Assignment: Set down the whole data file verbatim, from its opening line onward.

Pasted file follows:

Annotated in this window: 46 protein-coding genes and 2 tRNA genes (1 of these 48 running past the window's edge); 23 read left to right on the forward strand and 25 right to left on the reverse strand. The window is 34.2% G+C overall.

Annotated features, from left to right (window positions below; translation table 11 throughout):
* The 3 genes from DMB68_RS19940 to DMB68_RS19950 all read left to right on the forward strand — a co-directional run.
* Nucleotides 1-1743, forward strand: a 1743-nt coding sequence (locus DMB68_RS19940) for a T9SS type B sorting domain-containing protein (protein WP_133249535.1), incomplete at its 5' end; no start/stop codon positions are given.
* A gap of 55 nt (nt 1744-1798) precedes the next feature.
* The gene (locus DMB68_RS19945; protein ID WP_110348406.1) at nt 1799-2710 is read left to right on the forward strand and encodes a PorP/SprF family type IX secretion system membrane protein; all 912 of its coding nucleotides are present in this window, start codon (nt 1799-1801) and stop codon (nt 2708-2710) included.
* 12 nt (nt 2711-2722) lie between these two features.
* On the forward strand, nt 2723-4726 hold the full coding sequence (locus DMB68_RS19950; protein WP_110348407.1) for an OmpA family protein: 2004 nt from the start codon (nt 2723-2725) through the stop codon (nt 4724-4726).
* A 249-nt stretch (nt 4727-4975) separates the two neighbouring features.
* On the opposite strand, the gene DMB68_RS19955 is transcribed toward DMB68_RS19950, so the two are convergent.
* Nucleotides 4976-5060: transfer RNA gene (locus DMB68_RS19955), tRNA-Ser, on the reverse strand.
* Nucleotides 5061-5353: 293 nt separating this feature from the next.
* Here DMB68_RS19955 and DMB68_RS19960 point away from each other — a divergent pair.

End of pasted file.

Annotated in this window: 46 protein-coding genes and 2 tRNA genes (1 of these 48 running past the window's edge); 23 read left to right on the forward strand and 25 right to left on the reverse strand. The window is 34.2% G+C overall.

Annotated features, from left to right (window positions below; translation table 11 throughout):
* The 3 genes from DMB68_RS19940 to DMB68_RS19950 all read left to right on the forward strand — a co-directional run.
* Nucleotides 1-1743, forward strand: a 1743-nt coding sequence (locus DMB68_RS19940) for a T9SS type B sorting domain-containing protein (protein WP_133249535.1), incomplete at its 5' end; no start/stop codon positions are given.
* A gap of 55 nt (nt 1744-1798) precedes the next feature.
* The gene (locus DMB68_RS19945; protein ID WP_110348406.1) at nt 1799-2710 is read left to right on the forward strand and encodes a PorP/SprF family type IX secretion system membrane protein; all 912 of its coding nucleotides are present in this window, start codon (nt 1799-1801) and stop codon (nt 2708-2710) included.
* 12 nt (nt 2711-2722) lie between these two features.
* On the forward strand, nt 2723-4726 hold the full coding sequence (locus DMB68_RS19950; protein WP_110348407.1) for an OmpA family protein: 2004 nt from the start codon (nt 2723-2725) through the stop codon (nt 4724-4726).
* A 249-nt stretch (nt 4727-4975) separates the two neighbouring features.
* On the opposite strand, the gene DMB68_RS19955 is transcribed toward DMB68_RS19950, so the two are convergent.
* Nucleotides 4976-5060: transfer RNA gene (locus DMB68_RS19955), tRNA-Ser, on the reverse strand.
* Nucleotides 5061-5353: 293 nt separating this feature from the next.
* Here DMB68_RS19955 and DMB68_RS19960 point away from each other — a divergent pair.